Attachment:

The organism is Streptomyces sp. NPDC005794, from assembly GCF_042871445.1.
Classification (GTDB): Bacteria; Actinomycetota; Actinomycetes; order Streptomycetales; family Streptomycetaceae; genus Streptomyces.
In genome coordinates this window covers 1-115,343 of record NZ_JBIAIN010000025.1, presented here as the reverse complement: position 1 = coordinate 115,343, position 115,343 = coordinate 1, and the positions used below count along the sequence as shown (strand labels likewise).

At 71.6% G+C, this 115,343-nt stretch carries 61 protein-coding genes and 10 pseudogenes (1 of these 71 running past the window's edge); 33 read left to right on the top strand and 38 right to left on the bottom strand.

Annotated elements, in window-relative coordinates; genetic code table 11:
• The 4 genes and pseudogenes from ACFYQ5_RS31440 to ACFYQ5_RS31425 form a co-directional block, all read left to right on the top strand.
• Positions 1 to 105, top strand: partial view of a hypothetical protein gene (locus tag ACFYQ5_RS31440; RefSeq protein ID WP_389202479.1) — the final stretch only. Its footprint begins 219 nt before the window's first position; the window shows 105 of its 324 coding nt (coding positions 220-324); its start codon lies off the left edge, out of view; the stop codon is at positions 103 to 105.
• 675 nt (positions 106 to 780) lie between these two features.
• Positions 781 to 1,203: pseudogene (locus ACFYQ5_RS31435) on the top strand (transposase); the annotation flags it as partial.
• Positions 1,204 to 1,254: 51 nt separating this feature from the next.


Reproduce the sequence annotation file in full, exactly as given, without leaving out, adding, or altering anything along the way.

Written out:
The organism is Streptomyces sp. NPDC005794, from assembly GCF_042871445.1.
Classification (GTDB): Bacteria; Actinomycetota; Actinomycetes; order Streptomycetales; family Streptomycetaceae; genus Streptomyces.
In genome coordinates this window covers 1-115,343 of record NZ_JBIAIN010000025.1, presented here as the reverse complement: position 1 = coordinate 115,343, position 115,343 = coordinate 1, and the positions used below count along the sequence as shown (strand labels likewise).

At 71.6% G+C, this 115,343-nt stretch carries 61 protein-coding genes and 10 pseudogenes (1 of these 71 running past the window's edge); 33 read left to right on the top strand and 38 right to left on the bottom strand.

Annotated elements, in window-relative coordinates; genetic code table 11:
• The 4 genes and pseudogenes from ACFYQ5_RS31440 to ACFYQ5_RS31425 form a co-directional block, all read left to right on the top strand.
• Positions 1 to 105, top strand: partial view of a hypothetical protein gene (locus tag ACFYQ5_RS31440; RefSeq protein ID WP_389202479.1) — the final stretch only. Its footprint begins 219 nt before the window's first position; the window shows 105 of its 324 coding nt (coding positions 220-324); its start codon lies off the left edge, out of view; the stop codon is at positions 103 to 105.
• 675 nt (positions 106 to 780) lie between these two features.
• Positions 781 to 1,203: pseudogene (locus ACFYQ5_RS31435) on the top strand (transposase); the annotation flags it as partial.
• Positions 1,204 to 1,254: 51 nt separating this feature from the next.